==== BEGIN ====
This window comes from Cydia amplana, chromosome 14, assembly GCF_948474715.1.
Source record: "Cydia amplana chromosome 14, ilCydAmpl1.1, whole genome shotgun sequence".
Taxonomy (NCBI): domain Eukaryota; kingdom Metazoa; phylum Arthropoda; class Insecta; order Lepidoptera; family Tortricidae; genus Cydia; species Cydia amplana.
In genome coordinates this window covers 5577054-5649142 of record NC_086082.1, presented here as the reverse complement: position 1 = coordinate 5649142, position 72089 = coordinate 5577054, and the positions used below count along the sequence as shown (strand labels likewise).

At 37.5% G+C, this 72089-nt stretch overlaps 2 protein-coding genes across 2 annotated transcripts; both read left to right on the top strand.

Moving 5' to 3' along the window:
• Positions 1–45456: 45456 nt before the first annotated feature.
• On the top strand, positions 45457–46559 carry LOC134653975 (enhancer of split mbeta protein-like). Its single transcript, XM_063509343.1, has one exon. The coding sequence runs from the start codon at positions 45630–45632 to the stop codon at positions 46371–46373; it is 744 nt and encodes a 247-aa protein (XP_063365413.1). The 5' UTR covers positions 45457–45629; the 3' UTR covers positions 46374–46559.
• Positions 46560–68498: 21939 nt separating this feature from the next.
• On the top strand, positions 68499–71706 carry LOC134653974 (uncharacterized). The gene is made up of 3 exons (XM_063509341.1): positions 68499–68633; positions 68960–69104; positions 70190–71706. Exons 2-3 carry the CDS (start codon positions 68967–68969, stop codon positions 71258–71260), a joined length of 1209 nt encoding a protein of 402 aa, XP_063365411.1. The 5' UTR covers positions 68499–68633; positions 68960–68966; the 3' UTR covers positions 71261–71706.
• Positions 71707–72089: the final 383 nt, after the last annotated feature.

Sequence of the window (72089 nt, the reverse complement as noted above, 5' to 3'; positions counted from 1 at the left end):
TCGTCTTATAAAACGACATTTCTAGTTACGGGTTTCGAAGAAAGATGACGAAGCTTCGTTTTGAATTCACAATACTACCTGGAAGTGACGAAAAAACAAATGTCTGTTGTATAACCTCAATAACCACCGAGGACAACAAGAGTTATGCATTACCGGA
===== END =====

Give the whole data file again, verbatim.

This window comes from Cydia amplana, chromosome 14, assembly GCF_948474715.1.
Source record: "Cydia amplana chromosome 14, ilCydAmpl1.1, whole genome shotgun sequence".
Taxonomy (NCBI): domain Eukaryota; kingdom Metazoa; phylum Arthropoda; class Insecta; order Lepidoptera; family Tortricidae; genus Cydia; species Cydia amplana.
In genome coordinates this window covers 5577054-5649142 of record NC_086082.1, presented here as the reverse complement: position 1 = coordinate 5649142, position 72089 = coordinate 5577054, and the positions used below count along the sequence as shown (strand labels likewise).

At 37.5% G+C, this 72089-nt stretch overlaps 2 protein-coding genes across 2 annotated transcripts; both read left to right on the top strand.

Moving 5' to 3' along the window:
• Positions 1–45456: 45456 nt before the first annotated feature.
• On the top strand, positions 45457–46559 carry LOC134653975 (enhancer of split mbeta protein-like). Its single transcript, XM_063509343.1, has one exon. The coding sequence runs from the start codon at positions 45630–45632 to the stop codon at positions 46371–46373; it is 744 nt and encodes a 247-aa protein (XP_063365413.1). The 5' UTR covers positions 45457–45629; the 3' UTR covers positions 46374–46559.
• Positions 46560–68498: 21939 nt separating this feature from the next.
• On the top strand, positions 68499–71706 carry LOC134653974 (uncharacterized). The gene is made up of 3 exons (XM_063509341.1): positions 68499–68633; positions 68960–69104; positions 70190–71706. Exons 2-3 carry the CDS (start codon positions 68967–68969, stop codon positions 71258–71260), a joined length of 1209 nt encoding a protein of 402 aa, XP_063365411.1. The 5' UTR covers positions 68499–68633; positions 68960–68966; the 3' UTR covers positions 71261–71706.
• Positions 71707–72089: the final 383 nt, after the last annotated feature.

Sequence of the window (72089 nt, the reverse complement as noted above, 5' to 3'; positions counted from 1 at the left end):
TCGTCTTATAAAACGACATTTCTAGTTACGGGTTTCGAAGAAAGATGACGAAGCTTCGTTTTGAATTCACAATACTACCTGGAAGTGACGAAAAAACAAATGTCTGTTGTATAACCTCAATAACCACCGAGGACAACAAGAGTTATGCATTACCGGA